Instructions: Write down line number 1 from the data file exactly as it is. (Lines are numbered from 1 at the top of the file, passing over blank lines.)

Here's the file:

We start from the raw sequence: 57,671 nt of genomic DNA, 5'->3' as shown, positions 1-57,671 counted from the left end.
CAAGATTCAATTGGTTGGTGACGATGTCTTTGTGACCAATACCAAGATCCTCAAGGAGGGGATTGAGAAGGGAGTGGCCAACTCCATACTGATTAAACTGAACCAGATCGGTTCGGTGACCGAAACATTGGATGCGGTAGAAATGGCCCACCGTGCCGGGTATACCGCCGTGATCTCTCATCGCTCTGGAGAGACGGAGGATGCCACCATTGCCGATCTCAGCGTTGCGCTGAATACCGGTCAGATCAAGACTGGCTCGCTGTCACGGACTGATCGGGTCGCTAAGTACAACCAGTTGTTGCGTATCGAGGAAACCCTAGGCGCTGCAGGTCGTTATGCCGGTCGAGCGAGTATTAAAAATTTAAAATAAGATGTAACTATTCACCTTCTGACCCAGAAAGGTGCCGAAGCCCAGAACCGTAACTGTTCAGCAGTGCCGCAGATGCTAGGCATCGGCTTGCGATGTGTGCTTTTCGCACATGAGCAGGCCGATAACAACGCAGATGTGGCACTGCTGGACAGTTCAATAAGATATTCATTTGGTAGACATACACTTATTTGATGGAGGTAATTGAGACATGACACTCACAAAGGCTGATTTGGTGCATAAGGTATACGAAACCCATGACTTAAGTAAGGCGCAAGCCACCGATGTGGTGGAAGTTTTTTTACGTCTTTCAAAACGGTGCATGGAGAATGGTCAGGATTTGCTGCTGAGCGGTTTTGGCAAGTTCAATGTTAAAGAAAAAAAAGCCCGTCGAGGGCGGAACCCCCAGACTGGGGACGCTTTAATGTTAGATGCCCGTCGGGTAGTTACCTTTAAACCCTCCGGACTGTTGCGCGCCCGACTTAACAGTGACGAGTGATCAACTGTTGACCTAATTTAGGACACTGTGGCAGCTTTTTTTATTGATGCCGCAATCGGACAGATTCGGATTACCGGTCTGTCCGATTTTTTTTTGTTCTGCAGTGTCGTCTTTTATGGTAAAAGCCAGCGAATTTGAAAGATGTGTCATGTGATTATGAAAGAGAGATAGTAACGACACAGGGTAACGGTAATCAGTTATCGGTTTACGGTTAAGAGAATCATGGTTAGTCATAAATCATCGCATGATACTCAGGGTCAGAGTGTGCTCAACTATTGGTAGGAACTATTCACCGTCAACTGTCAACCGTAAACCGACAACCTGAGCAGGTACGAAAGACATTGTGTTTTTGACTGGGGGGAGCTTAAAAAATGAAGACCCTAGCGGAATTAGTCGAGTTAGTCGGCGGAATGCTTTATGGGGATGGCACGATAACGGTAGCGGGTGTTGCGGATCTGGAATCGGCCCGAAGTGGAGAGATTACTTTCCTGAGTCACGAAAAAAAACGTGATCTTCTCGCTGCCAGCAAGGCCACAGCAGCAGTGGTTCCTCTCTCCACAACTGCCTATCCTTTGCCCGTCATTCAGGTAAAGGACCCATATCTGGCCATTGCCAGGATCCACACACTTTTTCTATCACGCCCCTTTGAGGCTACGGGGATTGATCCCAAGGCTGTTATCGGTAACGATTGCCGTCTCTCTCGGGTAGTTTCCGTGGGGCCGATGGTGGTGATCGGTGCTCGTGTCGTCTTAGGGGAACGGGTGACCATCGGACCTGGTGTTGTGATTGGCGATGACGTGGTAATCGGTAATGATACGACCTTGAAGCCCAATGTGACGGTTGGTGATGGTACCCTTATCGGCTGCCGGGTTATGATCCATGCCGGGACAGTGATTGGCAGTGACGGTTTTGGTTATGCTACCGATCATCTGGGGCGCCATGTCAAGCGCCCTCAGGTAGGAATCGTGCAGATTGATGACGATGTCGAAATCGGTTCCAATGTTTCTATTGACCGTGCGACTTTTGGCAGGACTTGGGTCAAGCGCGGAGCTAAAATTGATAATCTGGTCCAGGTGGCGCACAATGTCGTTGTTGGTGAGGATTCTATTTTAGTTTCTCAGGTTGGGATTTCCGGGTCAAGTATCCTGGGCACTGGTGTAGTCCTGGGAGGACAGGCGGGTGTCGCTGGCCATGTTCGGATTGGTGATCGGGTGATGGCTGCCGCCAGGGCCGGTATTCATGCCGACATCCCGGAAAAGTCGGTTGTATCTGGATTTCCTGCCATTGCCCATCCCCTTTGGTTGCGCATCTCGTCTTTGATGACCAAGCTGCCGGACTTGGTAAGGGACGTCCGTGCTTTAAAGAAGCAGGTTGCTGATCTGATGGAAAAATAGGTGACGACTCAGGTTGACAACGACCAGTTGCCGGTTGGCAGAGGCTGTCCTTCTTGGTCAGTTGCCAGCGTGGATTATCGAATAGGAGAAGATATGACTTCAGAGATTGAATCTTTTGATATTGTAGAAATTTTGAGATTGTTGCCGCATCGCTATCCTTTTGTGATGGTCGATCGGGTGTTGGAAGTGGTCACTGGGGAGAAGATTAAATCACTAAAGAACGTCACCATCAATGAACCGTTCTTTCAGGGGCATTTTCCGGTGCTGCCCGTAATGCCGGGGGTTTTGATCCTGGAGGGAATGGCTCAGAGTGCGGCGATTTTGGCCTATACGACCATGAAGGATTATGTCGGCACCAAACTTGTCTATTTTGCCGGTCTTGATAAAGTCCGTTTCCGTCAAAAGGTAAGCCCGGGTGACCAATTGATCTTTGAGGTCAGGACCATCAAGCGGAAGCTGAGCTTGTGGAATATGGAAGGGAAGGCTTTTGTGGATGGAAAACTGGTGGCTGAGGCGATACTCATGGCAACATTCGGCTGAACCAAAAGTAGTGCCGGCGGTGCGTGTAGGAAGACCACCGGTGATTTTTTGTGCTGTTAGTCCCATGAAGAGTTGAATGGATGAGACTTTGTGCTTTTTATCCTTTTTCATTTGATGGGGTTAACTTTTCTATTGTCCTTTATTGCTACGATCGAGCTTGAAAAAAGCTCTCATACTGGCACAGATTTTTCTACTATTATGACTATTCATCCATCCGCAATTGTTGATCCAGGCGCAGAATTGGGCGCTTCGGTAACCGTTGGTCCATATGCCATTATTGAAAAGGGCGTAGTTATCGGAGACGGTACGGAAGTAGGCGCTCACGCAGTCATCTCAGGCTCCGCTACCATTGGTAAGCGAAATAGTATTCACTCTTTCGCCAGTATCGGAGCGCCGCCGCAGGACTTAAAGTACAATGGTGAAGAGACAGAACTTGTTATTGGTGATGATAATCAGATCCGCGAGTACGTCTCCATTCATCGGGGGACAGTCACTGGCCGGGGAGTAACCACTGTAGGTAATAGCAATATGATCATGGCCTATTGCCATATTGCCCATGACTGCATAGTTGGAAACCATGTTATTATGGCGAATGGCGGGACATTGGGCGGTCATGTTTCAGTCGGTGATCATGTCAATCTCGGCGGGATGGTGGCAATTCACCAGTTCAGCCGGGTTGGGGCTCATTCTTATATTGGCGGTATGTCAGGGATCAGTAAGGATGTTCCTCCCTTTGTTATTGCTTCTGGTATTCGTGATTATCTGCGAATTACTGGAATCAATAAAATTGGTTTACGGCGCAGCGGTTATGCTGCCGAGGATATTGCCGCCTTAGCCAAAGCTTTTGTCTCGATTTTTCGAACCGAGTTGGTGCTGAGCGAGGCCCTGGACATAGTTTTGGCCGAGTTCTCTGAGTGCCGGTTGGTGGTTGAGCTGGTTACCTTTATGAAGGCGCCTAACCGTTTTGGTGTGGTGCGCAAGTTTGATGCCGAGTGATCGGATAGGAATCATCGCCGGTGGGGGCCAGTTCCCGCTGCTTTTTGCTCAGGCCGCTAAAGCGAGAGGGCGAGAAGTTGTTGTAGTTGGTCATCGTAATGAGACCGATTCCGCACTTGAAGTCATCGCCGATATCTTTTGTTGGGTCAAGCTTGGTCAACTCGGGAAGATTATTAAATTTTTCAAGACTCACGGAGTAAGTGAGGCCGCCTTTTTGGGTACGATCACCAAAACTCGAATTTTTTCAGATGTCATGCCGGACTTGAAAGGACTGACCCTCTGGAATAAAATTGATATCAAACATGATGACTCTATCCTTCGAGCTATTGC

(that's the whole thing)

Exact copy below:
We start from the raw sequence: 57,671 nt of genomic DNA, 5'->3' as shown, positions 1-57,671 counted from the left end.